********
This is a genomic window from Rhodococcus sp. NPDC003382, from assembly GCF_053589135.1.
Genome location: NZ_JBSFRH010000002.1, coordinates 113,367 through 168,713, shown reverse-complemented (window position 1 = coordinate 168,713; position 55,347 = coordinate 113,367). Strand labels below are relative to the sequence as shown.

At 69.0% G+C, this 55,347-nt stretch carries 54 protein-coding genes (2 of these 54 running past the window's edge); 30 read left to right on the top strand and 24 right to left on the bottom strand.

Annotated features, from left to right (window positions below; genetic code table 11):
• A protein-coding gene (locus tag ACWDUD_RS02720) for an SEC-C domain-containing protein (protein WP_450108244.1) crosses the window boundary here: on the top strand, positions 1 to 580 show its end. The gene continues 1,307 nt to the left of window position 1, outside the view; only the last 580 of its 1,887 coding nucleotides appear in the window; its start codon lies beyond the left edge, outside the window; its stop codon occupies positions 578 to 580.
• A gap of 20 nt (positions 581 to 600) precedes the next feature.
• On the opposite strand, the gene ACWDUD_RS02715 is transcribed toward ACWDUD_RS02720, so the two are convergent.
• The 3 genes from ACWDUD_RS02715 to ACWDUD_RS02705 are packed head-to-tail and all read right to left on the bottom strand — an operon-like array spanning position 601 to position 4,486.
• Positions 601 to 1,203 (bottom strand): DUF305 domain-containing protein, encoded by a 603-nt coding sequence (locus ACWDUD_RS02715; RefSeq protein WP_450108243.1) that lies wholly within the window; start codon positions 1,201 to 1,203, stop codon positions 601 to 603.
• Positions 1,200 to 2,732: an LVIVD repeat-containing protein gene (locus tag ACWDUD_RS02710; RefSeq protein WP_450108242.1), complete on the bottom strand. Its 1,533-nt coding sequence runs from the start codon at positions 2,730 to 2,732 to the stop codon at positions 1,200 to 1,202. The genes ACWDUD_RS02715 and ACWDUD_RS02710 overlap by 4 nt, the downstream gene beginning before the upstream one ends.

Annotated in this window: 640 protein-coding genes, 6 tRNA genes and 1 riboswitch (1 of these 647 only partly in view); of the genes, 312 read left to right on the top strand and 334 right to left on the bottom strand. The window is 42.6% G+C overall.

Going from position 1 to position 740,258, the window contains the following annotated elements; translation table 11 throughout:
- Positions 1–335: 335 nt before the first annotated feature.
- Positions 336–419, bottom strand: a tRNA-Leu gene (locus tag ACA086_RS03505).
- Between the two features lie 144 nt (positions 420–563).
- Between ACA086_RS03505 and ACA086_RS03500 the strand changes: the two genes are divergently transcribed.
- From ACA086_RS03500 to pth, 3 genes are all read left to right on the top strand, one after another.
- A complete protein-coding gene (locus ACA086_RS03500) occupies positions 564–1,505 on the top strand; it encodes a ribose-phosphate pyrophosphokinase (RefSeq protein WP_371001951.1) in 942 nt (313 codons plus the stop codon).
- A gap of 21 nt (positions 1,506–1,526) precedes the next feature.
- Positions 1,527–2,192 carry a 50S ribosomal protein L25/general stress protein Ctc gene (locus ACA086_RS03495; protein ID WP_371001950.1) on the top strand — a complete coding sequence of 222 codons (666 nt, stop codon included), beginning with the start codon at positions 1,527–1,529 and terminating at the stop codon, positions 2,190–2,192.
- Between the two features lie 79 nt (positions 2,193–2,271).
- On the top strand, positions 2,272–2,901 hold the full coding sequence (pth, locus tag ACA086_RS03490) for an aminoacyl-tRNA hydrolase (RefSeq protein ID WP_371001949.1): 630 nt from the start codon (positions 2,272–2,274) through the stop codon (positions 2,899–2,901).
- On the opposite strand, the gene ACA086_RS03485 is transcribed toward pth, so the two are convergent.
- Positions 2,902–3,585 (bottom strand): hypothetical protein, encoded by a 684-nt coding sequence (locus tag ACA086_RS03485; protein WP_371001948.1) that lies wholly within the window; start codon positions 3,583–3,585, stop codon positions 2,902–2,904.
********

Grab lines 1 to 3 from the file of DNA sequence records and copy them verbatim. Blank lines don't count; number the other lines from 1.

This is a genomic window from Rhodococcus sp. NPDC003382, from assembly GCF_053589135.1.
Genome location: NZ_JBSFRH010000002.1, coordinates 113,367 through 168,713, shown reverse-complemented (window position 1 = coordinate 168,713; position 55,347 = coordinate 113,367). Strand labels below are relative to the sequence as shown.

At 69.0% G+C, this 55,347-nt stretch carries 54 protein-coding genes (2 of these 54 running past the window's edge); 30 read left to right on the top strand and 24 right to left on the bottom strand.